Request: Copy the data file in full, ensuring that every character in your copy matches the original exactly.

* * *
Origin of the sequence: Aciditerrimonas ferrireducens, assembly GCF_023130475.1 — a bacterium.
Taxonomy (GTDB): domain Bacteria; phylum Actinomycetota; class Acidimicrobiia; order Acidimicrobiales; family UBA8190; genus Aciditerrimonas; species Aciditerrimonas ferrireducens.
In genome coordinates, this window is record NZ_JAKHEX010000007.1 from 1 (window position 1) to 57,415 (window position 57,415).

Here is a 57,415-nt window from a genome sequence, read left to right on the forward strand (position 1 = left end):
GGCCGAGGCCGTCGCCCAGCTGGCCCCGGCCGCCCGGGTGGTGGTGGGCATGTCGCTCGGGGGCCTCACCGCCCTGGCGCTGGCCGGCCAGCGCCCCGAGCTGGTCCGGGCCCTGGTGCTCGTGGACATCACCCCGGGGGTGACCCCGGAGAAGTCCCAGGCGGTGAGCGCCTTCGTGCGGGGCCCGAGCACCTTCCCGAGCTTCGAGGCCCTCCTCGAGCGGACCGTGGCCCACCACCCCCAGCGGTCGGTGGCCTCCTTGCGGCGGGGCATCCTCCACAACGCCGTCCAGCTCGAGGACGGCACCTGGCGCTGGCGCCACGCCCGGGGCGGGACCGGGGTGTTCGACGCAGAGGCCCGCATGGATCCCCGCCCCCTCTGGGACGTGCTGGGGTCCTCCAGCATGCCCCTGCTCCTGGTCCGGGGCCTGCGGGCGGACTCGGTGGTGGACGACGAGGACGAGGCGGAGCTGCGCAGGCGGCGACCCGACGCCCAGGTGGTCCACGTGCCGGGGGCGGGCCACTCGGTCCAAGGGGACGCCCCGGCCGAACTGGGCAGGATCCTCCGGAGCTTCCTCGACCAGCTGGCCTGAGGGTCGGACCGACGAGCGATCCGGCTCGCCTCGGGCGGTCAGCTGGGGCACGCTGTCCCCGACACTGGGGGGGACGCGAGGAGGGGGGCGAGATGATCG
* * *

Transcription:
Origin of the sequence: Aciditerrimonas ferrireducens, assembly GCF_023130475.1 — a bacterium.
Taxonomy (GTDB): domain Bacteria; phylum Actinomycetota; class Acidimicrobiia; order Acidimicrobiales; family UBA8190; genus Aciditerrimonas; species Aciditerrimonas ferrireducens.
In genome coordinates, this window is record NZ_JAKHEX010000007.1 from 1 (window position 1) to 57,415 (window position 57,415).

Here is a 57,415-nt window from a genome sequence, read left to right on the forward strand (position 1 = left end):
GGCCGAGGCCGTCGCCCAGCTGGCCCCGGCCGCCCGGGTGGTGGTGGGCATGTCGCTCGGGGGCCTCACCGCCCTGGCGCTGGCCGGCCAGCGCCCCGAGCTGGTCCGGGCCCTGGTGCTCGTGGACATCACCCCGGGGGTGACCCCGGAGAAGTCCCAGGCGGTGAGCGCCTTCGTGCGGGGCCCGAGCACCTTCCCGAGCTTCGAGGCCCTCCTCGAGCGGACCGTGGCCCACCACCCCCAGCGGTCGGTGGCCTCCTTGCGGCGGGGCATCCTCCACAACGCCGTCCAGCTCGAGGACGGCACCTGGCGCTGGCGCCACGCCCGGGGCGGGACCGGGGTGTTCGACGCAGAGGCCCGCATGGATCCCCGCCCCCTCTGGGACGTGCTGGGGTCCTCCAGCATGCCCCTGCTCCTGGTCCGGGGCCTGCGGGCGGACTCGGTGGTGGACGACGAGGACGAGGCGGAGCTGCGCAGGCGGCGACCCGACGCCCAGGTGGTCCACGTGCCGGGGGCGGGCCACTCGGTCCAAGGGGACGCCCCGGCCGAACTGGGCAGGATCCTCCGGAGCTTCCTCGACCAGCTGGCCTGAGGGTCGGACCGACGAGCGATCCGGCTCGCCTCGGGCGGTCAGCTGGGGCACGCTGTCCCCGACACTGGGGGGGACGCGAGGAGGGGGGCGAGATGATCG